“That’s for him to tell, if he wishes to do so—just as I only mention the parts of your tale that you’ve made public knowledge.” The duke motioned Carroway to follow, and the two men walked over to greet the Earl of Hennessy, the only other club member present at the moment.
Easton leaned over the arm of his chair. “What do you think it is, Colonel? A shipwreck? Capture by pirates?”
Bartholomew made one last attempt to ignore the blast of hot air that was Thomas Easton. He shut his eyes again. And immediately rocky hills, bone-dry stream beds, twisted trees hanging over crumbling ravines filled his mind. It was nowhere he particularly cared to revisit, but he could never seem to be anywhere else. He deserved to still be there, he supposed. Everyone under his command was still there, beneath the stones.
“We’re fifteen now,” Easton went on, unmindful of the fact that no one else wanted to talk to him. “Fifteen outcasts, unfit for proper Society. Ah, the tales we could tell, with only us to listen.”
“Some of us stopped listening to
ages ago,” Hennessy commented from across the room. Bartholomew snorted.
“The Adventurers’ Club is supposed to be a damned refuge, Easton,” the earl continued. “Not a place for you to torment the rest of us. Leave be.”
“I’m talking to the colonel, not you. If he doesn’t like it, he can tell me so.”
“Shut up, Easton,” Bartholomew muttered.
Yes, the Adventurers’ Club, established several months ago by the Duke of Sommerset and located in the east wing of his massive town house, was a refuge for misfits. Explorers, adventurers—how had Sommerset put it? A place for those who’d learned to view the world and Society with clearer eyes than the rest of London. That was he, Bartholomew supposed. Because most of the time he couldn’t see London at all any longer.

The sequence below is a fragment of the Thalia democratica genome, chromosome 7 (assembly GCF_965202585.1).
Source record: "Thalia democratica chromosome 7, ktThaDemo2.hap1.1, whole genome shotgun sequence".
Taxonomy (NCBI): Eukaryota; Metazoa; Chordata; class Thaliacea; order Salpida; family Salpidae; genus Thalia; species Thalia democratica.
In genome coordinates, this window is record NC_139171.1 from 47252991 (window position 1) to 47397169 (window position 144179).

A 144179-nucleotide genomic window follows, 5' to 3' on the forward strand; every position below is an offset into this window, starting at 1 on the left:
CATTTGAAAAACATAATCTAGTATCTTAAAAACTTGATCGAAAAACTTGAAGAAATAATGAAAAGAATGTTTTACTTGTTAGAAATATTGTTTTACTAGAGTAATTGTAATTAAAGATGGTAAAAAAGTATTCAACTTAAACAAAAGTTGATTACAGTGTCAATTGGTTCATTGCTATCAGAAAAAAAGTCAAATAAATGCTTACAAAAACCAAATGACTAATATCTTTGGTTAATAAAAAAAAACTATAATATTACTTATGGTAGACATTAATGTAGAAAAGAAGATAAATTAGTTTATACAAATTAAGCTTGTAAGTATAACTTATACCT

A moment later he heard Thomas Easton rise and wander off, likely to torment Hennessy or the new fellow. Thank God. Perhaps now he could manage a few minutes of sleep, given the way it tended to evade him at night. Then the scent of sandalwood touched his nostrils, and someone else settled into Easton’s vacated chair. “Sommerset,” he drawled.
“Hervey tells me you’ve been here for three days now,” the duke said, pitching his voice lower.
Inwardly sighing, Bartholomew opened his eyes again and straightened from his current I’d-rather-not-speak-with-you slouch. The movement twisted his knee again, but he hid his flinch. “I don’t feel like going out,” he admitted aloud.
“And you don’t have to. That’s why the Adventurers’ Club provides spare rooms for whichever of us requires one. If I’m not mistaken, Tolly, didn’t your sister and brother arrive in Town the day before yesterday?”
He didn’t recall that Sommerset had ever been mistaken about anything. “Hence me being here rather
than at James House.” Bartholomew cocked his head. “You’re using my nickname. What do you want?” Lifting his cane, he twirled it idly in his hands. Somewhere in the past few months it had become another limb, an extension of his body. He required it and hated it all at the same time.
“I recall you speaking fondly of your siblings,” the duke countered, ignoring his question.
“I am fond of them. But Stephen and Violet are very…chirpy. I’m not.” Not any longer, anyway.
“Just keep in mind that I won’t have them here. Nor do I want them searching London for you and raising all sorts of alarms that point here.”
“Ah. So that’s what you want.” It was the first rule of the Adventurers’ Club. Members only. As far as Bartholomew had been able to determine in the six weeks he’d been a member, no one else in London had ever heard a word about its existence. “I’ll go see them tomorrow and let them know I’m staying elsewhere.”
“Do it today. They’re already asking around for you.”